Sound has a profound impact on our lives, including how we communicate. There are four main ways that sound affects us: physically, emotionally, cognitively, and behaviourally.
Physically, sound affects our bodies because we are 70% water, which makes us good conductors of sound. Our hearing is our primary warning sense. Any sudden or unexpected sound can trigger a fight or flight response, which can increase the heart rate and change our breathing.
Emotionally, sound can change our mood and emotions both positively and negatively. Music is a well-known example of how sound can affect our emotions, but other sounds, such as bird song or the sound of the ocean, can also have a calming or soothing effect. On the other hand, loud or abrasive sounds can be unsettling or stressful.
Cognitively, the sounds around us can impact how well we work or think. Loud or distracting sounds, such as music or conversation, can make it difficult to concentrate or focus. On the other hand, a quiet and peaceful environment can help improve productivity and cognitive function.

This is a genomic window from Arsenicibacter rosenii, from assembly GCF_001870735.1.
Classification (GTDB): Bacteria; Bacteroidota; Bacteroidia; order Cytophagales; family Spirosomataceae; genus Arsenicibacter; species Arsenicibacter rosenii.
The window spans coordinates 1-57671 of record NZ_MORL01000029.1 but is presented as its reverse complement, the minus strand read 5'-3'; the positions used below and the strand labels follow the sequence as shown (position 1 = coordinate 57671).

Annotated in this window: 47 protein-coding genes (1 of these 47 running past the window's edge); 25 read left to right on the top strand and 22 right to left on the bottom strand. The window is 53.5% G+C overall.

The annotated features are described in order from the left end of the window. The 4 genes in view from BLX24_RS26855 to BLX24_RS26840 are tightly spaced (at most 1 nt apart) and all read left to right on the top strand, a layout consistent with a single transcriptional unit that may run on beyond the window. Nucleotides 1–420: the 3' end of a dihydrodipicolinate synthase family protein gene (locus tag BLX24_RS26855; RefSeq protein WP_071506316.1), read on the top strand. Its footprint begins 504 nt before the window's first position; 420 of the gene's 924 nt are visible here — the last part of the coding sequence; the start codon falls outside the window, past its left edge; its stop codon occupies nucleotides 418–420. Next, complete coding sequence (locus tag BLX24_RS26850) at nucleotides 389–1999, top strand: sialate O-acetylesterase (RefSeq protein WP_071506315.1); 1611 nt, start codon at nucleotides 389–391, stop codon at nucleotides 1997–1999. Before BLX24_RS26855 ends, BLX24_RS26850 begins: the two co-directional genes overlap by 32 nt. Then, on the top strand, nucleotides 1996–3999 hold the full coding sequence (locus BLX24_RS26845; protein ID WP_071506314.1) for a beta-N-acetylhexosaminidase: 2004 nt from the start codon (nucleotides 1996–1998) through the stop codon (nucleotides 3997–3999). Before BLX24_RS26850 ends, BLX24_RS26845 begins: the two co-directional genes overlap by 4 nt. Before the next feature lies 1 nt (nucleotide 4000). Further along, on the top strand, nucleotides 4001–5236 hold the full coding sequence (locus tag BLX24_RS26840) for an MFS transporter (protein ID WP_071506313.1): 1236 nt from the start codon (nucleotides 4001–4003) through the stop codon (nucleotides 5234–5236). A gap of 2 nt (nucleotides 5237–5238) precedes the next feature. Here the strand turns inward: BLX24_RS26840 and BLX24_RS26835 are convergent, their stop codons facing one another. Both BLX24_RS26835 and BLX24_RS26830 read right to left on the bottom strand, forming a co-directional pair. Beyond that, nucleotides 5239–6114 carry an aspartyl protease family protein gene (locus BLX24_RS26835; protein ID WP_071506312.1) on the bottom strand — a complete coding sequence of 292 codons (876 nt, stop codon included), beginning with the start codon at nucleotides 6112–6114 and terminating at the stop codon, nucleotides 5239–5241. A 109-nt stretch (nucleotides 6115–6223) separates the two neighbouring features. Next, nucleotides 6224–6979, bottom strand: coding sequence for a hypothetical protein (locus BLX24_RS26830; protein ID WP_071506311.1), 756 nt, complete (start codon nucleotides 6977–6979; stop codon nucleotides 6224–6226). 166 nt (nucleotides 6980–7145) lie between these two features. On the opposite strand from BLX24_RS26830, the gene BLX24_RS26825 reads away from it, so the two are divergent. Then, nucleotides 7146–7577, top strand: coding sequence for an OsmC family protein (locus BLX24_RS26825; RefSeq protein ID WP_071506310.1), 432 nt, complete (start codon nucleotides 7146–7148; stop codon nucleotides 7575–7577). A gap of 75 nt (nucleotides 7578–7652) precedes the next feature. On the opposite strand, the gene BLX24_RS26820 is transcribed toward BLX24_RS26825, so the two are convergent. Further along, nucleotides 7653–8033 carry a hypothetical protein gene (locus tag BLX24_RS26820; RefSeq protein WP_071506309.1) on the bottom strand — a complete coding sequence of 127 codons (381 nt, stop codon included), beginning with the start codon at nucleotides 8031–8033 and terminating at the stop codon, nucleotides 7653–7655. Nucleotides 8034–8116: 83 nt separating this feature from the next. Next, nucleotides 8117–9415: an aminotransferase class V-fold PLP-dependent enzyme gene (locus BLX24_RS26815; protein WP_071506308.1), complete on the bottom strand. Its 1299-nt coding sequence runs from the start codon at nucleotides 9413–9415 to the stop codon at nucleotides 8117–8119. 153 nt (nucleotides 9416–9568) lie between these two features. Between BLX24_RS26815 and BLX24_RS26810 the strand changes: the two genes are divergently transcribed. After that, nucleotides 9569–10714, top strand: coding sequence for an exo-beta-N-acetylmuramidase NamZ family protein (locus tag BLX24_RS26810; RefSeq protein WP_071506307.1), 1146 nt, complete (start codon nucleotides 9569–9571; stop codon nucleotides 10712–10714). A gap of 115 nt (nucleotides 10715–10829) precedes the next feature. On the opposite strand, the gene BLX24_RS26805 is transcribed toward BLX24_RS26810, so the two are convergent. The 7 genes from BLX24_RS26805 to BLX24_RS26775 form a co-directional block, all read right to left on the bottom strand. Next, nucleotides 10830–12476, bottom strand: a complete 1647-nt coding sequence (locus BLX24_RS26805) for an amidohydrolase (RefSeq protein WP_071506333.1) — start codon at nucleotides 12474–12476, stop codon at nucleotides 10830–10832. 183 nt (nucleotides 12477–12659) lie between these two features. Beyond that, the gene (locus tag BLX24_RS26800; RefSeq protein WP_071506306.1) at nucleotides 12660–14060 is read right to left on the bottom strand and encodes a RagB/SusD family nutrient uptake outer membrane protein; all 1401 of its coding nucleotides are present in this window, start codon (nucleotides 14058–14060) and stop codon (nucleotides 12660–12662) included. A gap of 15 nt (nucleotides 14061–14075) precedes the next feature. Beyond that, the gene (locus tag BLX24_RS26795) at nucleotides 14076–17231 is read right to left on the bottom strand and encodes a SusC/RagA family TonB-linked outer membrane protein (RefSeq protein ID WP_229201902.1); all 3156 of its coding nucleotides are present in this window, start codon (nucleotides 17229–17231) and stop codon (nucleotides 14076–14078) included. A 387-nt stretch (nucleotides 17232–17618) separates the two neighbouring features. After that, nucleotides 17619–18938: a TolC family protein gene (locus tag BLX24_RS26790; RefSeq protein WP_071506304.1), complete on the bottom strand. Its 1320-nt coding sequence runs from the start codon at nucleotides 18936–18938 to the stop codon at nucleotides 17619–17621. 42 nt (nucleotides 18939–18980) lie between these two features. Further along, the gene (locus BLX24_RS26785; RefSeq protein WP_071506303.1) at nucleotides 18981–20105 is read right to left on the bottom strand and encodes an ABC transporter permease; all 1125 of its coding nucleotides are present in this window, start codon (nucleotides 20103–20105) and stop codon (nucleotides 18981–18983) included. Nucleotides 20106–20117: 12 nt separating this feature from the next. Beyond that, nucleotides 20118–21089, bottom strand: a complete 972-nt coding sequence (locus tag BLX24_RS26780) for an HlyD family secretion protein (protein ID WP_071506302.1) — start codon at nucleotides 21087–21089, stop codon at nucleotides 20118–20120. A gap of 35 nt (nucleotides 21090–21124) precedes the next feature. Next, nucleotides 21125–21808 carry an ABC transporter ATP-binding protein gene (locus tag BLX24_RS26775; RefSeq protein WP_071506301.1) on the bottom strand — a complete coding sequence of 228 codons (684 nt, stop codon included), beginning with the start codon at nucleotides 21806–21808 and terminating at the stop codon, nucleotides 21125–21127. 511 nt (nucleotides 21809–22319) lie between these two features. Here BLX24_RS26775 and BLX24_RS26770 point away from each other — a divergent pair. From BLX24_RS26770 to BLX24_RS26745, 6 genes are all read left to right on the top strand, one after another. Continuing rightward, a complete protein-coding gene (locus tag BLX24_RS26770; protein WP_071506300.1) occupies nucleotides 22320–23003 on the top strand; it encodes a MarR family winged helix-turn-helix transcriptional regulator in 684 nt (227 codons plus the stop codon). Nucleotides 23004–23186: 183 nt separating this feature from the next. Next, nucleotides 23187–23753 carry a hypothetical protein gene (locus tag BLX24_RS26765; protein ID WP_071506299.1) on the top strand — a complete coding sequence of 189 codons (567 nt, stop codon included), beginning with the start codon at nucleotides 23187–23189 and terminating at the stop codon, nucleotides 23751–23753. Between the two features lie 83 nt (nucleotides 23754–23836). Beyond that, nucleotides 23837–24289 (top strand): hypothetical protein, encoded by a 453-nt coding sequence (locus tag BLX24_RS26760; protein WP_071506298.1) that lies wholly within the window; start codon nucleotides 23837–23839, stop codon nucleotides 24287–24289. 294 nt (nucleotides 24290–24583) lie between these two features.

Behaviourally, we may tend to move away from unpleasant sounds and towards pleasant ones. Noise can also cause stress and negatively affect our behaviour, making us less sociable and approachable.
Understanding how sound affects us can help us design our environments in ways that enhance the positive effects and minimise the negative ones.
The subject of room acoustics is often seen as intimidating, but it doesn't have to be. While it does have some complex scientific and mathematical elements, there are also some basic principles that can help you understand how sound works and how to address any acoustic problems in your space. In this article, our Global Acoustics Ambassador answers some of the most commonly asked questions about acoustic design to demystify the topic and give you a better understanding of how to solve your acoustic issues.
First of all, in order to understand a room’s acoustics, it’s important to understand how sound travels.